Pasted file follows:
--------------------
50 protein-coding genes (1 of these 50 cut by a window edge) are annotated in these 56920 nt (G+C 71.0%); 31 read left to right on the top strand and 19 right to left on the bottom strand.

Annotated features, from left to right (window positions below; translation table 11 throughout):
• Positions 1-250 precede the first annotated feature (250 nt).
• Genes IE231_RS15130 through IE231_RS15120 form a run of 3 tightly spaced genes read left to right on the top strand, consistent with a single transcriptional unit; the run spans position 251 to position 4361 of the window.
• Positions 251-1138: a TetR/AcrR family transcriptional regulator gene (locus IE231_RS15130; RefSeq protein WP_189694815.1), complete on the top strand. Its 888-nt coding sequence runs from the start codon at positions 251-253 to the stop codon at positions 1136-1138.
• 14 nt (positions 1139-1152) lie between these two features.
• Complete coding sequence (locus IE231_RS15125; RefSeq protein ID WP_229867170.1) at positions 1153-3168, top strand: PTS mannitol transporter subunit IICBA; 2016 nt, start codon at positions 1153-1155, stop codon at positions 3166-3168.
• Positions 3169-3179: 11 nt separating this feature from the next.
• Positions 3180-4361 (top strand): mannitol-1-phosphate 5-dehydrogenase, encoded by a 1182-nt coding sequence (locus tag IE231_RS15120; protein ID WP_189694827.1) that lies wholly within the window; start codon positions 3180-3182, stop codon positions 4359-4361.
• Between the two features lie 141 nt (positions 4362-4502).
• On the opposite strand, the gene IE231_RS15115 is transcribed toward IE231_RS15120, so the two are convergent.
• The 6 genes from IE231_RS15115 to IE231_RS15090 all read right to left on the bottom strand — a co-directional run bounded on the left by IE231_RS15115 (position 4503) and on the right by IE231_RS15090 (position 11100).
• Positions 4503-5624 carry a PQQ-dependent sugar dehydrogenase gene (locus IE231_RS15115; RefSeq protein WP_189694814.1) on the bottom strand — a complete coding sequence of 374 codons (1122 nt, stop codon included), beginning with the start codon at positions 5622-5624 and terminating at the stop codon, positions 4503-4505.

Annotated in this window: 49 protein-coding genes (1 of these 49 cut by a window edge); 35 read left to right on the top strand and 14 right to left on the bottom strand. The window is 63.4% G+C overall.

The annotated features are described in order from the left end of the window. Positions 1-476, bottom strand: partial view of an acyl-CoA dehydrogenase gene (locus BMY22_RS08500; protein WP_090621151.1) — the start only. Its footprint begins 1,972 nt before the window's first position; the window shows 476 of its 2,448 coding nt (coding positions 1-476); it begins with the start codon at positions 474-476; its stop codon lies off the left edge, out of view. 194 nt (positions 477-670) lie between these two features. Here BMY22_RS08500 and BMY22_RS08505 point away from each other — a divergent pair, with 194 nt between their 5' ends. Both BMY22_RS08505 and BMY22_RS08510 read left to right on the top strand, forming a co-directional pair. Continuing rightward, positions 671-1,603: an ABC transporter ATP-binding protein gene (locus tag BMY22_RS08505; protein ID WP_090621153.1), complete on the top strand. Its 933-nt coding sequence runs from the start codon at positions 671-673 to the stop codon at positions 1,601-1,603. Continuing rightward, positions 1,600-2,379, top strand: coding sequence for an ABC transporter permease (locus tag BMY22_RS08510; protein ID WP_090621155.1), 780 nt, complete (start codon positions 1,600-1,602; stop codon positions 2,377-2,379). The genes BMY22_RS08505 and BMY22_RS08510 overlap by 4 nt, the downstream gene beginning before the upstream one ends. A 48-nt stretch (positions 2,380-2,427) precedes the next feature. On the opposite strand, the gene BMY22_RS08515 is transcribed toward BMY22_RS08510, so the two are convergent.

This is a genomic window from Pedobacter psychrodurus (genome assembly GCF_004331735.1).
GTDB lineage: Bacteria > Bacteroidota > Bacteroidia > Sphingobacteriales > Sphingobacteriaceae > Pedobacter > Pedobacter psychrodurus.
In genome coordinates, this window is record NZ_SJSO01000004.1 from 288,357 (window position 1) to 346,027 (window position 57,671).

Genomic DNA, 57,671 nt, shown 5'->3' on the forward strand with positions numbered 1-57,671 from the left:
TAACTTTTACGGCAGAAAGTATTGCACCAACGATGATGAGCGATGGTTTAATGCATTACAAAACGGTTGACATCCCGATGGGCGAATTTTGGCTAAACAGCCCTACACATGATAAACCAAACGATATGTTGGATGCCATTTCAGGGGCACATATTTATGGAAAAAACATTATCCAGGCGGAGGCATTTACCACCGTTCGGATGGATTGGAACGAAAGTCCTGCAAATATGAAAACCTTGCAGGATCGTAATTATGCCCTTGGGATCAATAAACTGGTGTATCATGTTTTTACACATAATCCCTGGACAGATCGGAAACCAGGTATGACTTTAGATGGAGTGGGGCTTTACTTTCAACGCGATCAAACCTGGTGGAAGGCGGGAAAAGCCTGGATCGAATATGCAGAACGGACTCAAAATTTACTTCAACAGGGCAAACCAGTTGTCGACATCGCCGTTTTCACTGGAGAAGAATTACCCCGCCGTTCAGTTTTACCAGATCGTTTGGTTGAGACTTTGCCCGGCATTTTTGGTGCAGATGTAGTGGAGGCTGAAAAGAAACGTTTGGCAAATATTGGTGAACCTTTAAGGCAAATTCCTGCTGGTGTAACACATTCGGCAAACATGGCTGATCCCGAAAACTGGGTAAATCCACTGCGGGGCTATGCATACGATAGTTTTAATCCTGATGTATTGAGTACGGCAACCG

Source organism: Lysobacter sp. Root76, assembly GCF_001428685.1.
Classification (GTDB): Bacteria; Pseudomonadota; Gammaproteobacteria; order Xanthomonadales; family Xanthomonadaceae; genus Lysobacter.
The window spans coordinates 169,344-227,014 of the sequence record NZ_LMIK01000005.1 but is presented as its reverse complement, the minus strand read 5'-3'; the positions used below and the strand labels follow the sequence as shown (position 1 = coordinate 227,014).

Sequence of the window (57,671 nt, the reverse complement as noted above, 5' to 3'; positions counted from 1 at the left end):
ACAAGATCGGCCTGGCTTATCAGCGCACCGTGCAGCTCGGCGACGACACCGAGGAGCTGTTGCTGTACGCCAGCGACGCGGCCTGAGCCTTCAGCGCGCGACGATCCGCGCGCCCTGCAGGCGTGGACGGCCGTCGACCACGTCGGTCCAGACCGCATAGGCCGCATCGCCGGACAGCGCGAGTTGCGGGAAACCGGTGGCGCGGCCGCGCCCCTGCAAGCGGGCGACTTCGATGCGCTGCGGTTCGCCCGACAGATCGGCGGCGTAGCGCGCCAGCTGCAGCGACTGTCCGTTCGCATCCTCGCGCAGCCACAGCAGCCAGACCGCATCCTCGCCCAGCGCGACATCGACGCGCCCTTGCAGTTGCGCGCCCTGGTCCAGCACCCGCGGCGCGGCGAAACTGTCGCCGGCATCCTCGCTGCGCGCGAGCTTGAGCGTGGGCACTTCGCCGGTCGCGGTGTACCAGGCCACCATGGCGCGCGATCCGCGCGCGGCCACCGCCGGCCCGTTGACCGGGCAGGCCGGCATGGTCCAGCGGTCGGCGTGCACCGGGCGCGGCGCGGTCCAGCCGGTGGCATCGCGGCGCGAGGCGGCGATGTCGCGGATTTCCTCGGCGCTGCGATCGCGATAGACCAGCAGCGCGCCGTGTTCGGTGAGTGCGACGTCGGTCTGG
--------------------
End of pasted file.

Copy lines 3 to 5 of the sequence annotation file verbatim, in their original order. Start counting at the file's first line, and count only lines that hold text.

• Positions 1-250 precede the first annotated feature (250 nt).
• Genes IE231_RS15130 through IE231_RS15120 form a run of 3 tightly spaced genes read left to right on the top strand, consistent with a single transcriptional unit; the run spans position 251 to position 4361 of the window.
• Positions 251-1138: a TetR/AcrR family transcriptional regulator gene (locus IE231_RS15130; RefSeq protein WP_189694815.1), complete on the top strand. Its 888-nt coding sequence runs from the start codon at positions 251-253 to the stop codon at positions 1136-1138.